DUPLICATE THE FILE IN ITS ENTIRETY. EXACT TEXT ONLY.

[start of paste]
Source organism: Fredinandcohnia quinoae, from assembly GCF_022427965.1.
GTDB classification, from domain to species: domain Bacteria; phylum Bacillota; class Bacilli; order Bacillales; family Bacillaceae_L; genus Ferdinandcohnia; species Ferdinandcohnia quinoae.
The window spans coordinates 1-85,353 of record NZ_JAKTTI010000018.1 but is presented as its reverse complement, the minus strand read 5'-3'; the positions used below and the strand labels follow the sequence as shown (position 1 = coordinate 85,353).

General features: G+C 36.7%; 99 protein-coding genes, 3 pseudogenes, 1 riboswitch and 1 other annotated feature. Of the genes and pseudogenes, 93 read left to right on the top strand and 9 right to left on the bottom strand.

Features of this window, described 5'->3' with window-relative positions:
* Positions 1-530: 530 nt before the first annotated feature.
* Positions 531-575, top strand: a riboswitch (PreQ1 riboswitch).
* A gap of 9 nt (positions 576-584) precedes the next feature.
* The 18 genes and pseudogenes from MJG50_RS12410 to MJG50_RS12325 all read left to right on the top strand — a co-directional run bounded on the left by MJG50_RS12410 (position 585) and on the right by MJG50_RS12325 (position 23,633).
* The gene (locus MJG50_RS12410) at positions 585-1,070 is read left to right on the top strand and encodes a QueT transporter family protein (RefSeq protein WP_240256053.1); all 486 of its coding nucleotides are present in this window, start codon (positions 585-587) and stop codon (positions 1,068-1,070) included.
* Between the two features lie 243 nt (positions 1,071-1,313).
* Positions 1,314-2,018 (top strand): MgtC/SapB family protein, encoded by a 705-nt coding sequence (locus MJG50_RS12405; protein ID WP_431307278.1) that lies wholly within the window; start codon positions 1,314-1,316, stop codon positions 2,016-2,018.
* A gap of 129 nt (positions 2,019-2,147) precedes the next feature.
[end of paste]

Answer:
Source organism: Fredinandcohnia quinoae, from assembly GCF_022427965.1.
GTDB classification, from domain to species: domain Bacteria; phylum Bacillota; class Bacilli; order Bacillales; family Bacillaceae_L; genus Ferdinandcohnia; species Ferdinandcohnia quinoae.
The window spans coordinates 1-85,353 of record NZ_JAKTTI010000018.1 but is presented as its reverse complement, the minus strand read 5'-3'; the positions used below and the strand labels follow the sequence as shown (position 1 = coordinate 85,353).

General features: G+C 36.7%; 99 protein-coding genes, 3 pseudogenes, 1 riboswitch and 1 other annotated feature. Of the genes and pseudogenes, 93 read left to right on the top strand and 9 right to left on the bottom strand.

Features of this window, described 5'->3' with window-relative positions:
* Positions 1-530: 530 nt before the first annotated feature.
* Positions 531-575, top strand: a riboswitch (PreQ1 riboswitch).
* A gap of 9 nt (positions 576-584) precedes the next feature.
* The 18 genes and pseudogenes from MJG50_RS12410 to MJG50_RS12325 all read left to right on the top strand — a co-directional run bounded on the left by MJG50_RS12410 (position 585) and on the right by MJG50_RS12325 (position 23,633).
* The gene (locus MJG50_RS12410) at positions 585-1,070 is read left to right on the top strand and encodes a QueT transporter family protein (RefSeq protein WP_240256053.1); all 486 of its coding nucleotides are present in this window, start codon (positions 585-587) and stop codon (positions 1,068-1,070) included.
* Between the two features lie 243 nt (positions 1,071-1,313).
* Positions 1,314-2,018 (top strand): MgtC/SapB family protein, encoded by a 705-nt coding sequence (locus MJG50_RS12405; protein ID WP_431307278.1) that lies wholly within the window; start codon positions 1,314-1,316, stop codon positions 2,016-2,018.
* A gap of 129 nt (positions 2,019-2,147) precedes the next feature.